JBPHH to crack down on distracted driving violations

JBPHH is instituting tough new rules against the use of cell phones while driving. Photo courtesy of Distraction.gov

JBPHH is instituting tough new rules against
the use of cell phones while driving. Photo courtesy of Distraction.gov

Brandon Bosworth

Staff Writer

Distracted driving remains a major problem throughout the U.S., in Hawaii and at Joint Base Pearl Harbor-Hickam. Locally, distracted drivers caused nearly 10 percent of auto fatalities in the years 2007-2010, according to the state Department of Health.

The use of cell phones while driving is especially dangerous. Using a cell phone while driving on JBPHH is prohibited. The consequences for violating this rule can be serious.

“In the very near future, safety traffic violations such as using cell phones while driving will result in the automatic suspension of driving privileges in the installation for up to 30 days,” said Lt. j.g. John J. Caicedo, assistant operations officer, JBPHH Security Department, Operations.

“This suspension will occur immediately when the officer issues the citation along with a suspension of driving privileges letter.”

Base security officers will be carrying suspension of driving privileges letters pre-signed by Capt. Jeffrey James, commander of Joint Base Pearl Harbor-Hickam.

“There are local laws in place against distracted driving,” said James. “But we’re taking it a step further at Joint Base Pearl Harbor-Hickam. We are holding people accountable if they violate base traffic rules.”

“No one can effectively talk on a cell phone and drive or text and drive,” said James. “It puts people at unnecessary risk.”

The risks of using a cell phone while driving are well established. The National Safety Council estimates 25 percent of all crashes involve cell phone use. Texting while driving has replaced drinking while driving as the leading cause of accidents and deaths of teenage drivers.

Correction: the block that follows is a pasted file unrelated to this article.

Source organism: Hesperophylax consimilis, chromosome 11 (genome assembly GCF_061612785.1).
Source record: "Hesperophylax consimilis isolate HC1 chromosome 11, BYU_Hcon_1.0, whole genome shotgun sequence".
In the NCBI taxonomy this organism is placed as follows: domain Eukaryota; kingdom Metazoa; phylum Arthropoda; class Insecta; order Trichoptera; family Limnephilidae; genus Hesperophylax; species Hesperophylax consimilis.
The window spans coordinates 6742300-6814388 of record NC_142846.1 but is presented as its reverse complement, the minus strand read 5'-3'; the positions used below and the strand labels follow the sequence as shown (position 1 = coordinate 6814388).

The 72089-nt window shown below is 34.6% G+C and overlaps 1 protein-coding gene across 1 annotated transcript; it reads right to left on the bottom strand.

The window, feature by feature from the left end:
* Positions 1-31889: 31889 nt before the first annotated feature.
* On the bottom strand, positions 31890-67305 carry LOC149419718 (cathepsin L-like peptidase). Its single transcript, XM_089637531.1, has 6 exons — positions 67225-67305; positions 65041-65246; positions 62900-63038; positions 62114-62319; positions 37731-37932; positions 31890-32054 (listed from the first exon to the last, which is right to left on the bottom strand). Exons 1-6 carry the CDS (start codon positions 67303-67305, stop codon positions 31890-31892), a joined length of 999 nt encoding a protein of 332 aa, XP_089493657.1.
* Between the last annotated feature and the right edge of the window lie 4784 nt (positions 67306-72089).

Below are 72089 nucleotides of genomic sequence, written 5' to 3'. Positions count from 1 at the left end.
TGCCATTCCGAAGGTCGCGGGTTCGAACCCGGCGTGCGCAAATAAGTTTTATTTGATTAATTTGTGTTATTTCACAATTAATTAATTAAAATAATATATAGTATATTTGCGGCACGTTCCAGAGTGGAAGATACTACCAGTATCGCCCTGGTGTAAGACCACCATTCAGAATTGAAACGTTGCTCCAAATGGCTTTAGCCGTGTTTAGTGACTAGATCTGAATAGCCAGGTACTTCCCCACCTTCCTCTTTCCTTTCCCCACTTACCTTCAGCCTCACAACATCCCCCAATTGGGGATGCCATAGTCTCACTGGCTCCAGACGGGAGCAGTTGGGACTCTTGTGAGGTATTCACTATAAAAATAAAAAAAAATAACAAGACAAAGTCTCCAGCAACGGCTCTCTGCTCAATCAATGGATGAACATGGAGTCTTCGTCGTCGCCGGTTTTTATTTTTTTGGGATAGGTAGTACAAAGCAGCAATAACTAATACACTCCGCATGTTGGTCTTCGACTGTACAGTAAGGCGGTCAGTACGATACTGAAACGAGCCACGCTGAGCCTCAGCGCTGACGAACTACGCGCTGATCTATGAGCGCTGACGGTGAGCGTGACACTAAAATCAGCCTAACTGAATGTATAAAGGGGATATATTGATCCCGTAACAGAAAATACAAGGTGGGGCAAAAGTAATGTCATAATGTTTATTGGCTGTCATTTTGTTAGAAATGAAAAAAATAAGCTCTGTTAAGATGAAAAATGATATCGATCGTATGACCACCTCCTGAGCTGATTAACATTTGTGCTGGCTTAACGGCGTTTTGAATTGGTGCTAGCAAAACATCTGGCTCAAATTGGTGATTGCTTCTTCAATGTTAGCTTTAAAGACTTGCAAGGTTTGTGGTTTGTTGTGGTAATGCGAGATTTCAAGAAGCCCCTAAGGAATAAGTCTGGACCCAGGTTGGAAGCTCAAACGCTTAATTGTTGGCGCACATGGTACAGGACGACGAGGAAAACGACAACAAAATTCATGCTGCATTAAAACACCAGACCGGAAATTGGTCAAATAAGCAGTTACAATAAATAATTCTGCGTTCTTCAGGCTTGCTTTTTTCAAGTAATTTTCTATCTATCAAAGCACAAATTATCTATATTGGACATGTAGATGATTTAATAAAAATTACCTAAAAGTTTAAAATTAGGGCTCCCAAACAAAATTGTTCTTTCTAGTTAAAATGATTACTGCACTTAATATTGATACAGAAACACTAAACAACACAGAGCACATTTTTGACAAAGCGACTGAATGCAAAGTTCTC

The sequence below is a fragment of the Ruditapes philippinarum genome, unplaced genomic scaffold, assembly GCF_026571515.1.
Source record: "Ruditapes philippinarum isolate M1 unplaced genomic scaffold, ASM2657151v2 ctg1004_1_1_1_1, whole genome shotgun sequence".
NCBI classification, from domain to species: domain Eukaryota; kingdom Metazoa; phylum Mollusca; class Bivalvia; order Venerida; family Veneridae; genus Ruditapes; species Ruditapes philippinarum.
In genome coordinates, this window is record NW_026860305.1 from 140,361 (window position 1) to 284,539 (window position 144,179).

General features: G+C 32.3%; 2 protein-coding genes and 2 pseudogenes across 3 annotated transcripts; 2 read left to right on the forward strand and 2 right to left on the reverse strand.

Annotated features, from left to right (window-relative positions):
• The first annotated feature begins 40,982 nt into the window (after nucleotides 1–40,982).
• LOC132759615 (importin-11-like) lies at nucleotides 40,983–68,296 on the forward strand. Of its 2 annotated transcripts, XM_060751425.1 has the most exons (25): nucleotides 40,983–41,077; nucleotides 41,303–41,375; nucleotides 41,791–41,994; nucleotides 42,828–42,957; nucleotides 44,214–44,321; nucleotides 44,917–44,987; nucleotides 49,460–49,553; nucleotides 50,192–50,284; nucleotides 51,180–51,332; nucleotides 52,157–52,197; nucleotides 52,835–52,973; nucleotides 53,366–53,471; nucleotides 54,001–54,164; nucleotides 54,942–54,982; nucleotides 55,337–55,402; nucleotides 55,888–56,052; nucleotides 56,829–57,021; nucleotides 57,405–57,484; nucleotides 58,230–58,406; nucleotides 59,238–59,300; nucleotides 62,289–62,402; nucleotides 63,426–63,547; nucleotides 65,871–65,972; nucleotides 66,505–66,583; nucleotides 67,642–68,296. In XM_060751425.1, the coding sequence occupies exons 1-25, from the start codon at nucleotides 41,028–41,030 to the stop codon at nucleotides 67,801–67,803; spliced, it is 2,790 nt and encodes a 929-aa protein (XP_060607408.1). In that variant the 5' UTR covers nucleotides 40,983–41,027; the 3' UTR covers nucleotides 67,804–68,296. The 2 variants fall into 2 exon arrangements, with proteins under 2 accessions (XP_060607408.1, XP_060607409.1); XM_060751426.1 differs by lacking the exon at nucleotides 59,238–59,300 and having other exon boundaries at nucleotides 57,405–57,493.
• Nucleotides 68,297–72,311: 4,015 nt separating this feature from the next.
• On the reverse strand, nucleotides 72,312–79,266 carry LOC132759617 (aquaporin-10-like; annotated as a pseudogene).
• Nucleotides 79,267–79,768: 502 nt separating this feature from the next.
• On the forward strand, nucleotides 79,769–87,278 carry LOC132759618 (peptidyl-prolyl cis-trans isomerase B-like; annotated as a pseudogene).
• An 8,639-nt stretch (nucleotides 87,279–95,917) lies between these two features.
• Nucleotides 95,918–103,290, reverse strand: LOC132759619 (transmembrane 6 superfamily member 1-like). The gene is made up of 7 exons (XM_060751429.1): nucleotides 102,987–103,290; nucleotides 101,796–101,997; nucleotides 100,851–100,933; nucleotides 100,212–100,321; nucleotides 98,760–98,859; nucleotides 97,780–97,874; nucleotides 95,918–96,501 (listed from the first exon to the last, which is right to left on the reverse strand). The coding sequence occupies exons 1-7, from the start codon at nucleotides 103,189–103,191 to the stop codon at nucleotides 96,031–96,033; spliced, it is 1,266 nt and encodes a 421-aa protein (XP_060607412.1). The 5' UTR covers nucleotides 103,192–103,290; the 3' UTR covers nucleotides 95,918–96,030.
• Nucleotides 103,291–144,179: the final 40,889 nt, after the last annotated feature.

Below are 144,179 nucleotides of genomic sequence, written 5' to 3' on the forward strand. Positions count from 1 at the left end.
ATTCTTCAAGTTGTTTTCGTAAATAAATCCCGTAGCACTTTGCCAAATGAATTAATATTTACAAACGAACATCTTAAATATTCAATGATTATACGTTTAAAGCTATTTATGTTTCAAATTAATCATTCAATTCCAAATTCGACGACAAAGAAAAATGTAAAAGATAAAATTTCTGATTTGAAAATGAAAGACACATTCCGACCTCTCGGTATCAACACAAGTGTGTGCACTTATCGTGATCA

Driving a vehicle while texting is six times more dangerous than driving while intoxicated, according to the National Highway Traffic Safety Administration (NHTSA). The Harvard Center for Risk Analysis estimates that texting in cars and trucks causes more than 3,000 deaths and 330,000 injuries per year. Texting drivers are 23 times more likely to be involved in a crash than non-texting drivers.

Just talking on a cell phone while driving is not safe either. Twenty-eight percent of traffic accidents occur when drivers are using cell phones, according to the National Safety Council. The vast majority of these accidents are caused by cellphone conversations. According to research by Carnegie Mellon University, driving while using a cell phone reduces the amount of brain activity associated with driving by 37 percent. Contrary to widespread belief, there is little evidence that using a hands-free phone is safe. The cognitive distraction of having a hands-free phone conversation causes drivers to miss the important visual and audio cues that would ordinarily help them avoid a crash.

All of Hawaii’s counties have enacted distracted driving laws. Text messaging and the use of handheld cell phones while driving are illegal. Violators face hefty fines.

In addition to the ban on using a cell phone while driving, JBPHH also has rules in place for pedestrians. The use of portable headphones, earphones, cellular phones, iPods or other listening and entertainment devices, other than hearing aids, are prohibited while walking, jogging, running, bicycling, skating or skate boarding on base roadways.

NPASE created a video on texting and driving and posted it on their Facebook and YouTube pages. Here is a link to their video: http://ow.ly/kT3mC.

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Category: News